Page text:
How to handle when your luggage doesn’t show up

Luggage cart

Alaska Airlines has been pretty good to me. While their product isn’t anything extravagant, it’s certainly enjoyable enough, and I pretty much never have to deal with agents who totally hate their life (which was something I encountered with regularity on other airlines).

The question is: can this love fest with Alaska survive a epic failure to perform its duties?

Personally, I didn’t particularly have any interest in answering this question, but I was thrust into the situation anyway when on a recent flight, my bag failed to arrive on the belt, and I was left without any clothes the day before a business meeting.

Newb

Okay, so you may call me a travel newb for checking a bag. I ought to be emulating Ryan Bingham:

But even though my bag is small enough fit in the overhead, I honestly just enjoy not having to deal with lugging my bag around. Plus, sometimes I like to take along liquids and gels that are greater than 100 ml, and other such contraband. (Gasp.)

But I grant that the airlines can’t lose a bag that they don’t have.

No bag

Anyway, I arrived at my final destination at around 6PM. It was a small airport, so I didn’t expect to have to wait very long to get my bag.

I knew something was wrong as I quickly found myself alone in the baggage claim area. After a bit, two baggage handlers came out, looked at me curiously. “Are you waiting for your bag? That’s it. There’s no more bags.

I jumped right over being indignant. I mean, what good would that do? It wasn’t their fault that my bag was stuck in limbo. So don’t get angry might be a useful place to start.

Don’t get mad, get busy

But, in best Douglas Adams parlance, don’t panic either is another useful place to start.

And in truth, I had a practical reason for not panicking: I didn’t have time.

I had a business meeting at 8AM, and the dress code was solidly business casual. I was at this point wearing my usual plane outfit, which can only be described as “slumber party casual”.

So the next step was to figure out what I absolutely needed in the next day. I knew that I only needed clothes for a single day. According to The Telegraph, 80% of lost bags were returned to their owner within 36 hours. And even if your delay is longer, you could figure out what you need later, later.

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My original plan was to take a cab to my hotel, and cram for the meeting in the morning, but now I had a new need: I needed to get a full set of clothes. I also needed to rent a car, as I didn’t want to rely on cabs to get me around with such a time crunch.

But first, I went to the baggage counter and filled out a delayed baggage form. (This seems obvious, but if you panic in these types of situations, you may forget to do this.) But it’s important to register the incident as quickly as possible. This is because the sooner they can trace the bag, the sooner it can get from where it is to where it needs to be. And the later in the day it gets, the more offices start to shut down, which can lead to even more delays.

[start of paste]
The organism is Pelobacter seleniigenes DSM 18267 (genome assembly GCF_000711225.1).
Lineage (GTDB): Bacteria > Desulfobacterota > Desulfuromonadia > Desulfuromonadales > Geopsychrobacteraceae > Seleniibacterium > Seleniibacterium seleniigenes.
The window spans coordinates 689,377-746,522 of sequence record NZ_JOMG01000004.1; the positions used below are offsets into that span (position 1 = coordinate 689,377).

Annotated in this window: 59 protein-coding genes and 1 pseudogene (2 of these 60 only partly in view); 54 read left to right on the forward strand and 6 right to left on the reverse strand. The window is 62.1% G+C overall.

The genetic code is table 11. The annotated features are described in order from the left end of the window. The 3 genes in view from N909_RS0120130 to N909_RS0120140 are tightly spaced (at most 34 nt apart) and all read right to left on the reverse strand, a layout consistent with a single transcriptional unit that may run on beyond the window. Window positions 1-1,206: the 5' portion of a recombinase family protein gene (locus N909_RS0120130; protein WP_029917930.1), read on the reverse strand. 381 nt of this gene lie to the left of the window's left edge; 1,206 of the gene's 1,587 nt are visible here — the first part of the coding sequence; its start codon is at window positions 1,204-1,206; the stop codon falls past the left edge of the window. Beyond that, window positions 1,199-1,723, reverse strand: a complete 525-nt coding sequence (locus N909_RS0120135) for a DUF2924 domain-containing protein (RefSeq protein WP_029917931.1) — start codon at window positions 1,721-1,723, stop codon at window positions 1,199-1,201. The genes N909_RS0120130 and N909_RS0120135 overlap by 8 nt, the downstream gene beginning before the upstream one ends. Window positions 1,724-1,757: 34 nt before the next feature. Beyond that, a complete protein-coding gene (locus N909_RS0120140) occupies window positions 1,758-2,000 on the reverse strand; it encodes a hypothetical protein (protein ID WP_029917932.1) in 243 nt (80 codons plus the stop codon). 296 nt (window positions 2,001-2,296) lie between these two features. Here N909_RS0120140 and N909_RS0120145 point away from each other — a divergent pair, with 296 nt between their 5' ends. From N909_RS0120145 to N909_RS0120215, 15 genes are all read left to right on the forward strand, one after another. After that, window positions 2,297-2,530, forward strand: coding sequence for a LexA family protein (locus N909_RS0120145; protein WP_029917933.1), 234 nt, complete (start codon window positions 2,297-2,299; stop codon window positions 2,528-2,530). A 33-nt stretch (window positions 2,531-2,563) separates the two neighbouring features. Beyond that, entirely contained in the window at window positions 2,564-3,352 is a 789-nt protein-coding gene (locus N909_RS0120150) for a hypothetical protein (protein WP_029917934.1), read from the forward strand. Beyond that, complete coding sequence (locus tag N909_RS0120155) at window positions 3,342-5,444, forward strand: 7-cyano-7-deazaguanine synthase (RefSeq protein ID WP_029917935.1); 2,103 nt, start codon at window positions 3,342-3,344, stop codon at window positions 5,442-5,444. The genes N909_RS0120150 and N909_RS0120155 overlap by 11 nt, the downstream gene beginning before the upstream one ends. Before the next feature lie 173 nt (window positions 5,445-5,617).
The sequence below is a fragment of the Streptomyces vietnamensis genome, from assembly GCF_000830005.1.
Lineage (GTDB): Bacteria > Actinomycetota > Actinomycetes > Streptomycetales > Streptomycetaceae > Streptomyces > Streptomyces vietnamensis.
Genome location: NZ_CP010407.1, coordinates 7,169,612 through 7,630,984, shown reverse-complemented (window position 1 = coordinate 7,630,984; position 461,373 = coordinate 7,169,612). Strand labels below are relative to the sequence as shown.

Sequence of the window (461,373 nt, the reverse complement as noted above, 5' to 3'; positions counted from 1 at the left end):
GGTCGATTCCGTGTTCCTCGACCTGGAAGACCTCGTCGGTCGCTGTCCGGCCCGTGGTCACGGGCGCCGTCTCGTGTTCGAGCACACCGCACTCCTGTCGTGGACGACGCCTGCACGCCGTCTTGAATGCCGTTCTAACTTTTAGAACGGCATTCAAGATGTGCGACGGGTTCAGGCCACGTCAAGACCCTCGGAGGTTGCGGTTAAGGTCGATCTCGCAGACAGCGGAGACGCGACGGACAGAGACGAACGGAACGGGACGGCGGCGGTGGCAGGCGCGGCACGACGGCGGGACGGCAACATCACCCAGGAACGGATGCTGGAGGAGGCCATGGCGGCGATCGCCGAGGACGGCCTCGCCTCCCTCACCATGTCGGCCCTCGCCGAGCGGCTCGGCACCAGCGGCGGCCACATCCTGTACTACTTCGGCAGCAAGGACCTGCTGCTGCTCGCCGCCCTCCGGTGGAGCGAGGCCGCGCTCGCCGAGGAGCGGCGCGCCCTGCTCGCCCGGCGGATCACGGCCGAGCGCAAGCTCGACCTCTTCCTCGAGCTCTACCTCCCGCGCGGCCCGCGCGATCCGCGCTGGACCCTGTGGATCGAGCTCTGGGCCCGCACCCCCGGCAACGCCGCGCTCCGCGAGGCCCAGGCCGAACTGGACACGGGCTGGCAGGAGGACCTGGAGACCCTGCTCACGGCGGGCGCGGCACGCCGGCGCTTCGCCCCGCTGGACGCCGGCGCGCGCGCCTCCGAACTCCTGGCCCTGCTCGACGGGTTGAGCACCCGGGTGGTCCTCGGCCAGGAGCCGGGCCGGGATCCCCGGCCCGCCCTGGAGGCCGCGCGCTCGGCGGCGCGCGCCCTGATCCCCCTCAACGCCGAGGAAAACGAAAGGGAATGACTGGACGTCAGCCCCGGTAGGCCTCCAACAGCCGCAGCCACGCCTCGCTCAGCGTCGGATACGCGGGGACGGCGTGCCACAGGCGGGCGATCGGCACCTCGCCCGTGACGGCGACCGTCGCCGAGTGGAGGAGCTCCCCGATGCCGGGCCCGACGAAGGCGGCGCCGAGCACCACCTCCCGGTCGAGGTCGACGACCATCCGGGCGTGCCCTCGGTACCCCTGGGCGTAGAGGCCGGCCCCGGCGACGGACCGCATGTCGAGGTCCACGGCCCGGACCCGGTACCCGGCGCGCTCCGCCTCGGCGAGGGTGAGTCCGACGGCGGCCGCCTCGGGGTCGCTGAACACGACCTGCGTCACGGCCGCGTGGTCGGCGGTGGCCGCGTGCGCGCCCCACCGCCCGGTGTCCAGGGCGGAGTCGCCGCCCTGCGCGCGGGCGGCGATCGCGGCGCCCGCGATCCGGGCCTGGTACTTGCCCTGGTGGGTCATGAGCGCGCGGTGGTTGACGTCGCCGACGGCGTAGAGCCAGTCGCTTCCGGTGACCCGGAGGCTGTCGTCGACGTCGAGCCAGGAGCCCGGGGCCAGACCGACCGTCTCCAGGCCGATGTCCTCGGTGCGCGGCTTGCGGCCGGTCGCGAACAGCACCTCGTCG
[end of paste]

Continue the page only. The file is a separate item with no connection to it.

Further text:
That said, don’t expect that they will be able to locate the bag immediately. I don’t know why UPS or FedEx can locate my bag anywhere on Earth to within 50 centimeters, but airlines can only seem to tell you approximately which time zone your bag may be in. There is no point in fuming over this. You can only trust the process.

I then did something I’ve never done before: I walked up to an airport car rental counter, and asked what was available right then. (I did check Costco’s rental car service, but it didn’t seem to be optimized for same day rentals.) Somehow, the travel gods shined on me, and I was able to acquire a basic conveyance for not too much money.

Speed shopping

So in in a race against time, I then drove from the airport right out of town, and to the nearest big box shopping center. This might be the biggest argument for the widespread availability of big box stores: I knew I could get everything I wanted, and it was open late.

What transpired was the most efficient and frantic clothes shopping trip in my entire life. Somehow, within an hour or so, I had acquired a shirt, pants, belt, socks, basically everything I needed to be reasonably presentable.

Get reimbursed

With this in mind, this leads me to the final suggestion for someone else in my situation: make the airline pay for your expenditures. Or rather: politely raise hell.

My clothes bill came to almost $200, which I had zero interest in paying for. So I talked to the baggage office, and told them that I would like them to set things right.

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Well, I don’t know how other airlines do things, but I was informed that I could go to the baggage counter when I got home, and ask for a reimbursement right then and there. All I needed to show them was a receipt.

I have to admit that the idea of “instant reimbursement” seemed a bit far-fetched. After all, airlines are no Amazon Prime.

But that is exactly what happened. I presented myself at the baggage office, and within fifteen minutes or so, I had a check made out to me the exact amount of my receipt.

Alaska refund check
No joke, it was that fast.

I was out of luck on the car though, as it technically wasn’t an expense directly related to the lost property. (It was worth asking, though.)

All in all, my bag went missing for less than 24 hours. And even though it sucked a lot, I managed to keep my cool (somewhat) in order to get done what needed to be done.

And on the way home, I carried my bag on. You know, maybe just this once.

But enough about me. Have you ever had a delayed luggage experience? How did you handle it?

And special thanks to Anastasia and all of the other folks I talked to at the various Alaska baggage offices over the past week or so. Thanks for putting up with me.

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